S3 Media Server Login


First, it has been awhile since I’ve written anything. A lot has been happening in the last few months: I’ve changed jobs and we’ve had the holidays to contend with. However, I’ve also still been doing some projects, I just haven’t been good about blogging for it.

In short, I’ve been using the S3 media server the way I had left it off, and started to think about how I might want to improve it. Specifically, I have been running it locally on my laptop, and wanted to see about moving it off onto one of my web servers. When I considered that, I realized I didn’t want to get nasty lawyer-letters telling me to stop sharing my media with the world, so I will need some sort of authentication to ensure that only valid users can access my content.

The Sketch

Adding authentication surely complicates things. In the spirit of learning, I decided to try to do this in the “right-ish” way. I decided that this meant Docker-izing my setup so that I could separate the front end UI from the back-end logic. I decided to use three Docker containers: nginx as a reverse proxy to direct traffic to the right places, my Go backend server, and a front end setup.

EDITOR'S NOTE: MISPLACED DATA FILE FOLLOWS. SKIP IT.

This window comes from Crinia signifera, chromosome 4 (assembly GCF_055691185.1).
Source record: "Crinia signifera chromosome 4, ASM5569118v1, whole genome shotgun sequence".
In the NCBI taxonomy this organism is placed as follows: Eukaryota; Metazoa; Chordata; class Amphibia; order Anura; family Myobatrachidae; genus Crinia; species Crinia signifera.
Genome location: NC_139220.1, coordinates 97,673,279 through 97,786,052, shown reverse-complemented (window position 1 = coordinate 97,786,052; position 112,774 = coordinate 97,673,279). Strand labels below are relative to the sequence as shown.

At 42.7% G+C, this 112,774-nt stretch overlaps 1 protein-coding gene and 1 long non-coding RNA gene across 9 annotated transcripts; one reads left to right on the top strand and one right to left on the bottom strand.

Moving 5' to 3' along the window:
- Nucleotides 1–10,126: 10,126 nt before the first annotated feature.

For the front-end I fairly arbitrarily chose ReactJS–it’s fairly lightweight and easy to work with, and it is supported by my WebStorm IDE (again, by JetBrains).


I decided that I wanted to implement two types of autnentication: Google OAUTH and U2F with my Yubikey. This was somewhat arbitrary, but I figured Google OAUTH would be pretty simple and likely the one I’d want to use, and the U2F authentication seemed fun. I bought a Yubikey awhile ago and I’ve enjoyed learning about how to use it.

The Docker Setup


Moving the Go backend into a Docker container was fairly straightforward. As I proceeded, however, it struck me that I wanted to move to a REST API using JSON objects to describe content. This conversion was pretty simple at the outset. I decided to simply use the npm-based content server for the front-end (at least to start), so I could remove the HTML serving and simply serve JSON.

I realized that this backend would be responsible for two things: validating a user and serving up JSON responses for media. Using gorilla/mux in conjunction with negroni and go-jwt-middleware I was able to configure two “domains”: an authenticated path and an authentication path. The authentication path requires no prior authorization and is used to validate a user, and the authenticated path is used to serve up media results.